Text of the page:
Sunday 25 September 2016

Eilis O'Hanlon: Deadly silence puts Sinn Fein on the spot

The reaction would be thunderous if a TD from any other party faced such accusations

Eilis O'Hanlon

Published 30/12/2012 | 05:00

They may not have known the full extent of what he did when he was, by his own admission, a senior IRA activist, but those who voted for Sinn Fein's Dessie Ellis in Dublin North West at the last election would hardly have been under the impression that he spent those years twiddling his thumbs.

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So does it really matter that secret papers from the British embassy in Washington, revealed under the 30-year rule, have now claimed that Ellis was forensically linked to 50 murders in the North and the Republic?

There's an abstract political argument to be made that it shouldn't. That's certainly the one which Sinn Fein supporters were hiding behind last week in a desperate attempt to cover Dessie Ellis's back. He's a democratically elected representative; those were different times; British forces were up to no good as well. . . All undoubtedly true. That figure of 50 does also look a bit dodgy. The IRA murdered about 1,800 people. That would make Dessie Ellis responsible for nearly three per cent of all Provo killings, a remarkable feat in an organisation which saw up to 10,000 members jailed. There is undoubtedly an element of propaganda in the British claim, especially as it was made to US officials in 1982 when Ellis had been arrested on immigration offences.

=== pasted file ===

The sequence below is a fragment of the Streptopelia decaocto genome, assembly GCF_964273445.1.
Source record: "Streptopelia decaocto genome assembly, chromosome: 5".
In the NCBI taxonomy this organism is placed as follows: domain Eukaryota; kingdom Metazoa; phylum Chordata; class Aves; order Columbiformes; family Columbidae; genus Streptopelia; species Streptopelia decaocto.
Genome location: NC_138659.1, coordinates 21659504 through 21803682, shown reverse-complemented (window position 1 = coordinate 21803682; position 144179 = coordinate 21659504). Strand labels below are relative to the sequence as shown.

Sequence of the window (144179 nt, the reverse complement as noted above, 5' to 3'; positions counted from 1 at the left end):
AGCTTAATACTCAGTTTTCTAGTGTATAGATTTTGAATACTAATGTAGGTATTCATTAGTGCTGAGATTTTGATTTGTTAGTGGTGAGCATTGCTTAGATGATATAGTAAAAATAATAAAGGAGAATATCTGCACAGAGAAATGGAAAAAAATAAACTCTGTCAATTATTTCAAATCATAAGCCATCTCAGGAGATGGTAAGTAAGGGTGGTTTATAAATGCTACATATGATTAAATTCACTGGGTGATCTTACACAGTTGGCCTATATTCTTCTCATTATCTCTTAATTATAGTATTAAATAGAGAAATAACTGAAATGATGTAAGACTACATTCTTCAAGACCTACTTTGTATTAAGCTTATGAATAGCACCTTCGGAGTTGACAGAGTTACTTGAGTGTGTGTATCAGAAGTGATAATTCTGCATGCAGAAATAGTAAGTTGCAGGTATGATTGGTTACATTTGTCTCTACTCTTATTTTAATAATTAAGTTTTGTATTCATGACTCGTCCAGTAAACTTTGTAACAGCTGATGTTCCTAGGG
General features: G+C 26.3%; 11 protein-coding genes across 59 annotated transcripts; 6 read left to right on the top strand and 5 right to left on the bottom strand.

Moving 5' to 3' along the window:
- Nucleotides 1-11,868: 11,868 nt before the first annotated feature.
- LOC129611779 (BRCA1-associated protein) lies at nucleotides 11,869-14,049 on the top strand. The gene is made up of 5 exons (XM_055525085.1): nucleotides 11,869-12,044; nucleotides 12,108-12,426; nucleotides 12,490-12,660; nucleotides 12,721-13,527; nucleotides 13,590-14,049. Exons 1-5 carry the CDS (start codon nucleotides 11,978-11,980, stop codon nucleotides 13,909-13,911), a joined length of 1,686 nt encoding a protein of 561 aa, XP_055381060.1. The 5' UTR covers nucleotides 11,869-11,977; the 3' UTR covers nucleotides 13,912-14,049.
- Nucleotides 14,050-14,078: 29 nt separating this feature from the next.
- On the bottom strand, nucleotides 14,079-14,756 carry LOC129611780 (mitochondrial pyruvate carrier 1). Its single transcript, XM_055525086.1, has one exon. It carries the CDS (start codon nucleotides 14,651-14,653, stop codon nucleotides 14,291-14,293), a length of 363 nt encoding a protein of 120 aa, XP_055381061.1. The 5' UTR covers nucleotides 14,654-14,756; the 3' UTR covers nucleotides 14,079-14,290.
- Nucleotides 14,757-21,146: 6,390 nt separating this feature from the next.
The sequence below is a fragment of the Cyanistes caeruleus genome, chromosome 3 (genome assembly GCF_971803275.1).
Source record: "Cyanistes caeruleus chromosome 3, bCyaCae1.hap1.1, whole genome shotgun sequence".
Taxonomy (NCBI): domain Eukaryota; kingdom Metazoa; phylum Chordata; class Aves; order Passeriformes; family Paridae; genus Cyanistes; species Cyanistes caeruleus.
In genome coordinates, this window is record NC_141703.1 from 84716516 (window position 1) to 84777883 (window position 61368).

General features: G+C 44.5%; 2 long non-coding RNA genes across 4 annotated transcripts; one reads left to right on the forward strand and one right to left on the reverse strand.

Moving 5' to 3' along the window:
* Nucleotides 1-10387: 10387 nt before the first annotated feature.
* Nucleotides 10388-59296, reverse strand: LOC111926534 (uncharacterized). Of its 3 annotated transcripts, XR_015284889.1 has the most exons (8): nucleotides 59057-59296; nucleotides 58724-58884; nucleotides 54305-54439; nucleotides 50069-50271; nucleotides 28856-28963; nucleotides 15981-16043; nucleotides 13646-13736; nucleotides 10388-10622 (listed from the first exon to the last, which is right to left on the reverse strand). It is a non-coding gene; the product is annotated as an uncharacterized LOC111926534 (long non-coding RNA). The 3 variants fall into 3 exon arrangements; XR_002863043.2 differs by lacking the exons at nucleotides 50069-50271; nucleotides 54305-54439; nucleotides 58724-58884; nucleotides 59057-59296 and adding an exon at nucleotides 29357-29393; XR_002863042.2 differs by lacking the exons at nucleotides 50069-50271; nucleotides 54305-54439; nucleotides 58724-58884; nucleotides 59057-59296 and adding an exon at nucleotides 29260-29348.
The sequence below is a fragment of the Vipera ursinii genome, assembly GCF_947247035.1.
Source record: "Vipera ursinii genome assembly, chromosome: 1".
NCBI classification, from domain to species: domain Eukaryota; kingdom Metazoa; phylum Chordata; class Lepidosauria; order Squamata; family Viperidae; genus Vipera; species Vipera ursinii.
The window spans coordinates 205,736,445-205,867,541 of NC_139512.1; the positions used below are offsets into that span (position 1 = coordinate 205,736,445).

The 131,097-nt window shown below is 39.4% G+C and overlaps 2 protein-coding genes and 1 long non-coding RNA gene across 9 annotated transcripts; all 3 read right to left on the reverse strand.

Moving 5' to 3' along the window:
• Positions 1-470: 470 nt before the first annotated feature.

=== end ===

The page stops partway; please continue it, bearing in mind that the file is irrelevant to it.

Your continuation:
But even so, surely we can all agree that it is, at the very least, interesting that a member of Dail Eireann has been accused of involvement in up to 50 murders? If it were Michael Kitt, the Fianna Fail spokesperson on housing, who had been so accused, rather than Sinn Fein's equivalent, we'd be talking about little else on the airwaves for months. The public reaction wouldn't be "who cares?" It would be "what the –?"

But because it's Sinn Fein, plenty of people, broadcasters included, seem prepared to immediately forget they ever heard it. There may be reasons for that, but it is psychologically curious that so many are able to blank it out of their consciousness.

Nothing matters more than life and death, and if it isn't relevant that a TD and possible future government minister has been named as an alleged mass murderer, what is? These weren't just random northerners either, mere statistics, easily forgotten from the other side of the Border. The papers from the British Embassy claim that Ellis was involved in murders in the Republic, too, and, as seen in the presidential election, that makes a big difference to public opinion. Murders in a foreign jurisdiction are one thing. The deaths of fellow citizens has far greater potential to do political damage.

What Sinn Fein does about this is its business, but it's not going to stop. Every year there'll be more murky secrets uncovered, and it all has the potential to become a messy distraction. Young men and women with fire in their bellies are being held back by old soldiers with too much baggage.

The Taoiseach may be a disgrace to his office by flinging dirt about the IRA whenever he's put on the spot in the Dail, but it can't be denied that some TDs make it easy for him. Not least when Ellis's only response to the allegations so far is a dismissive: "I don't want to comment on anything said by the Brits. I wouldn't be bothered."

Any other politician who trivialised serious allegations in this way would receive short shrift from Sinn Fein's whited sepulchres.

And this is a man who also couldn't be bothered answering follow-up questions when the Irish Independent revealed in September that he was among a number of former councillors to receive a lucrative "retirement gratuity" payment on being elected to the Dail.

Sinn Fein can't continually demand answers from everyone while simultaneously refusing to answer legitimate questions from anyone.

Sunday Independent

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